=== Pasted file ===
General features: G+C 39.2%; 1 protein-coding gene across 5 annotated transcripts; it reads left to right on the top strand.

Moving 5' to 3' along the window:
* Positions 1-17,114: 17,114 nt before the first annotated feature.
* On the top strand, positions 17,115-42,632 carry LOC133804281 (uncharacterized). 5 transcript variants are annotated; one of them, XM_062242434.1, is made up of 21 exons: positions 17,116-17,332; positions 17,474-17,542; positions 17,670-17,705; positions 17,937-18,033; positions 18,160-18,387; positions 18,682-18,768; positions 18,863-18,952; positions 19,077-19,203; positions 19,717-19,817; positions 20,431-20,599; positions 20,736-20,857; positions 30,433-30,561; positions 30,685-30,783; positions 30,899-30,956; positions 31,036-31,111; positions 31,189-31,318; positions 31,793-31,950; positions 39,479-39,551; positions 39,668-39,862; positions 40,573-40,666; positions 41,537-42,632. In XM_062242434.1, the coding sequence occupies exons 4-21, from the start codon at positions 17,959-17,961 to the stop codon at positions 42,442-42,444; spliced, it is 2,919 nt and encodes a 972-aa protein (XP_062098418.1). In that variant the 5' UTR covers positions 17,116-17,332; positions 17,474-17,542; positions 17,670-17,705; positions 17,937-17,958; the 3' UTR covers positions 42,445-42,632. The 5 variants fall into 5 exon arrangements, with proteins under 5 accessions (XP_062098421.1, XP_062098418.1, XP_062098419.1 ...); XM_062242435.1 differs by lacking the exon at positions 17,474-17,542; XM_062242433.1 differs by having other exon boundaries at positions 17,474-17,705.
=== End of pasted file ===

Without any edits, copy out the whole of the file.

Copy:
General features: G+C 39.2%; 1 protein-coding gene across 5 annotated transcripts; it reads left to right on the top strand.

Moving 5' to 3' along the window:
* Positions 1-17,114: 17,114 nt before the first annotated feature.
* On the top strand, positions 17,115-42,632 carry LOC133804281 (uncharacterized). 5 transcript variants are annotated; one of them, XM_062242434.1, is made up of 21 exons: positions 17,116-17,332; positions 17,474-17,542; positions 17,670-17,705; positions 17,937-18,033; positions 18,160-18,387; positions 18,682-18,768; positions 18,863-18,952; positions 19,077-19,203; positions 19,717-19,817; positions 20,431-20,599; positions 20,736-20,857; positions 30,433-30,561; positions 30,685-30,783; positions 30,899-30,956; positions 31,036-31,111; positions 31,189-31,318; positions 31,793-31,950; positions 39,479-39,551; positions 39,668-39,862; positions 40,573-40,666; positions 41,537-42,632. In XM_062242434.1, the coding sequence occupies exons 4-21, from the start codon at positions 17,959-17,961 to the stop codon at positions 42,442-42,444; spliced, it is 2,919 nt and encodes a 972-aa protein (XP_062098418.1). In that variant the 5' UTR covers positions 17,116-17,332; positions 17,474-17,542; positions 17,670-17,705; positions 17,937-17,958; the 3' UTR covers positions 42,445-42,632. The 5 variants fall into 5 exon arrangements, with proteins under 5 accessions (XP_062098421.1, XP_062098418.1, XP_062098419.1 ...); XM_062242435.1 differs by lacking the exon at positions 17,474-17,542; XM_062242433.1 differs by having other exon boundaries at positions 17,474-17,705.